Lee, S.W-Y., Tsai, C-C., Wu, Y-T., Tsai, M-J., Liu, T-C., Hwang F-K., Chang, C-Y. (2011). Internet-based science learning: A review of journal publications. International Journal of Science Education, 33(14), 1893–1925.
The Internet now plays an important role in education. It has the potential to provide interactive, individualized, inquiry-oriented learning. Internet-based science learning environments (ISLEs), which provide simulations, animations, online game-based learning, and web 2.0 applications, have become the focus of a growing body of educational research. This paper reviews the current literature, focusing in particular on the characteristics of learners that affect the extent of science learning and on the nature of the outcomes attributed to that learning.
The reviewed papers were published between 1995 and 2008. Using electronic databases, papers were identified and included for study if they contained at least one science education keyword and one Internet technology keyword. Papers were then reviewed and sorted with reference to the two key foci. Of the papers meeting these criteria, 13 were identified as discussing learner characteristics, for example, prior knowledge, perceptions of self-efficacy, and so on. Another 52 were identified as discussing learning outcomes such as learner attitudes, motivation, conceptual understanding, conceptual change, general cognitive skills, cognitive skills specific to science inquiry, and interaction.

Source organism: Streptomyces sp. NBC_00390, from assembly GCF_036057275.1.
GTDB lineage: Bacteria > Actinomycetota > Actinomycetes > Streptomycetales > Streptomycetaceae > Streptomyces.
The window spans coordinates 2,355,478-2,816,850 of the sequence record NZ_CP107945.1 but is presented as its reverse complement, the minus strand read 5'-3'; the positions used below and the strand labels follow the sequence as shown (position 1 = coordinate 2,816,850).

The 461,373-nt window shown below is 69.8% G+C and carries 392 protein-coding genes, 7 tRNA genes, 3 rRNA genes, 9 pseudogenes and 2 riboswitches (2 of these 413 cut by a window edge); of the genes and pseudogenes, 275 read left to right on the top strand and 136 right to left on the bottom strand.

Lee et al. discuss the issues presented in these papers in detail. Where appropriate, they attempt comparisons among findings. However, for the most part, the differences among the studies in terms of research focus make it impossible to derive anything more than generalised findings. Nonetheless, such findings provide useful reminders and advice for those who develop online resources for science learning. Some of the paper’s findings are listed below.
- Male students tend to be more active in online science forums than women; however, ISLEs potentially provide a way of supporting more women to engage with or return to science.
- Female students reported that they enjoyed expressing critical judgement and reflective thinking.
- Little is known about the relationship between ethnicity and differences in socioeconomic status, on the one hand, and learning in ISLEs on the other.
- Student attitudes toward ISLEs:
- Research findings on student attitudes toward ISLEs are mixed. Some studies found that high-achieving students expressed more positive attitudes toward working online than did their lower-achieving peers. Other studies found the opposite.
- “Blended” courses comprising both online and offline content motivated learners to preview their learning materials before the course; they also led to more interactions with peers than did traditional lectures.
- The self-paced learning and game-like features of ISLEs may help motivation. Also, female learners may prefer these features.
- ISLEs that build on solid pedagogical practices produce better results than traditional learning environments. ISLEs must be supported appropriately to maximize the opportunities they offer.
- The social interaction so often promoted as a beneficial feature of ISLEs may not be useful if the postings are irrelevant or too extensive, resulting in information overload.